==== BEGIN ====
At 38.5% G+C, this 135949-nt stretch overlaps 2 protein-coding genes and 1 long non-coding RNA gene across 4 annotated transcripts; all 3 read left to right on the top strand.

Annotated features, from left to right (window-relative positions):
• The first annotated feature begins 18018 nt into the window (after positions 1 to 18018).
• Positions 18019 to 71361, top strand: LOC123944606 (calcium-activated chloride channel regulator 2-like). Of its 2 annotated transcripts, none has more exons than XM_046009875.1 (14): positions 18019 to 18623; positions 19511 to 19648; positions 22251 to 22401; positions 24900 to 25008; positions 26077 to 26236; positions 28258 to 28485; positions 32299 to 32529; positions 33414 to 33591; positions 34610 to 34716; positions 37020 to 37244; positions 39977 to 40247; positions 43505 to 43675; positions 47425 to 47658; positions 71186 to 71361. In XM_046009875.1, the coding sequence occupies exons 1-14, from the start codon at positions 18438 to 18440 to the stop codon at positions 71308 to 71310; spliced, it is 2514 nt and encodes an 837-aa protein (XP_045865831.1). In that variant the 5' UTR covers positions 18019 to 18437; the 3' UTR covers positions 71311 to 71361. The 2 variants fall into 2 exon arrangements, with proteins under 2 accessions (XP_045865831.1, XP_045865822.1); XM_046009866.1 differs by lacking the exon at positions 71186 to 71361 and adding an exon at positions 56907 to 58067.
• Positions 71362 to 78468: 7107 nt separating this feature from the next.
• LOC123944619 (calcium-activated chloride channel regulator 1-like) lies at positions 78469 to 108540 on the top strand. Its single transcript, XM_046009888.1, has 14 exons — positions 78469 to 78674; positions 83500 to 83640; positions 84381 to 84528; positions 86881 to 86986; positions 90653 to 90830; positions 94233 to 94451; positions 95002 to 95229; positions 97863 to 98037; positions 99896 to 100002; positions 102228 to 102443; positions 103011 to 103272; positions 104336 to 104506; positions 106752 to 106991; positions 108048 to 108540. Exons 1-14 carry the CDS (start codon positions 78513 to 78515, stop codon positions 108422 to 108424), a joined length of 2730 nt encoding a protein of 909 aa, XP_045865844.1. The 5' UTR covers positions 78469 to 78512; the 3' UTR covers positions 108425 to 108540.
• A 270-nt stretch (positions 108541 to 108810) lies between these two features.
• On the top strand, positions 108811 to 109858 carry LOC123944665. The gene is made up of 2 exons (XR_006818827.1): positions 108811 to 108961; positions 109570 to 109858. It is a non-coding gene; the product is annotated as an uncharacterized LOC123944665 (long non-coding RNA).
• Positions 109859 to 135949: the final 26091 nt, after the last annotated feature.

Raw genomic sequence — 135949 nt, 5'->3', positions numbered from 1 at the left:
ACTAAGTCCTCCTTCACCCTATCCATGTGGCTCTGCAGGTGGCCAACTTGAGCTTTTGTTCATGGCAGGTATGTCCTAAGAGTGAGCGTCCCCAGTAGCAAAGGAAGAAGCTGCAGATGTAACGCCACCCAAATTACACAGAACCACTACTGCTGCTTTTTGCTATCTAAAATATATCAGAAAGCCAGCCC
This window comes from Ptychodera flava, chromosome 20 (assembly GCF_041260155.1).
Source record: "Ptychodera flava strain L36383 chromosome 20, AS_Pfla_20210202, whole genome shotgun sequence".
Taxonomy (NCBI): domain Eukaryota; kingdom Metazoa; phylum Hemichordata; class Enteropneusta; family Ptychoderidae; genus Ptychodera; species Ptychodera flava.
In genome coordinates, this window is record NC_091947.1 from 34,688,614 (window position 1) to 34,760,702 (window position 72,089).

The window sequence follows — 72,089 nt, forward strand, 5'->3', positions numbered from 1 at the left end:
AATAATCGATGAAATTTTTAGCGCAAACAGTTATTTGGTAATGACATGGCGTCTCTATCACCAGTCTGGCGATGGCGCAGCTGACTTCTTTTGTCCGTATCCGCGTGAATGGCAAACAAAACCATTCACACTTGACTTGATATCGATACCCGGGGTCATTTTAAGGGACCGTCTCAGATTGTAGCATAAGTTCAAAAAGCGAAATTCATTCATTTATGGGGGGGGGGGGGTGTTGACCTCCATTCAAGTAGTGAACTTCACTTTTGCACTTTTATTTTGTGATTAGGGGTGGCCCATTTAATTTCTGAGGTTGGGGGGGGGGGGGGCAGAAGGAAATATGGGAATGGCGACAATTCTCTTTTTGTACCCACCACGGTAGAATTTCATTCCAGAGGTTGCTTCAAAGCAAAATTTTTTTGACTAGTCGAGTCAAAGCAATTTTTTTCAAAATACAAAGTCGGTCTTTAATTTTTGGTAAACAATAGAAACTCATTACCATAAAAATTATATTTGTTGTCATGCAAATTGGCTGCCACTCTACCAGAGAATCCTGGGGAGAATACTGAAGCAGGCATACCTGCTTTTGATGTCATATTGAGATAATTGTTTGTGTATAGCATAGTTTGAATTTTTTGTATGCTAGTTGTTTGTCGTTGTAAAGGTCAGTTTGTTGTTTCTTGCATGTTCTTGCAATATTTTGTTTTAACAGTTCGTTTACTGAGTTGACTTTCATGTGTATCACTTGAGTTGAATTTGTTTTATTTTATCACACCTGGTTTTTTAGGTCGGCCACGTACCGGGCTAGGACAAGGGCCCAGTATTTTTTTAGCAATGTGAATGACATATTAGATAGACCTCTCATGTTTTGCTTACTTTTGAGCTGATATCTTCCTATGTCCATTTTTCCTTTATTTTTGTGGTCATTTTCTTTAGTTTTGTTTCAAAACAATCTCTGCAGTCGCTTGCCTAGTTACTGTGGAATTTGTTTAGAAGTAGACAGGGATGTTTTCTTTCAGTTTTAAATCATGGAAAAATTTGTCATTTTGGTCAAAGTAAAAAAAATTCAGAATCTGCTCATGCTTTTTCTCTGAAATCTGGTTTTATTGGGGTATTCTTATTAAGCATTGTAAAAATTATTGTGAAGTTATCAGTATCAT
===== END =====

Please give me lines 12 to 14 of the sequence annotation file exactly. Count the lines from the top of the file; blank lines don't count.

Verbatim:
This window comes from Ptychodera flava, chromosome 20 (assembly GCF_041260155.1).
Source record: "Ptychodera flava strain L36383 chromosome 20, AS_Pfla_20210202, whole genome shotgun sequence".
Taxonomy (NCBI): domain Eukaryota; kingdom Metazoa; phylum Hemichordata; class Enteropneusta; family Ptychoderidae; genus Ptychodera; species Ptychodera flava.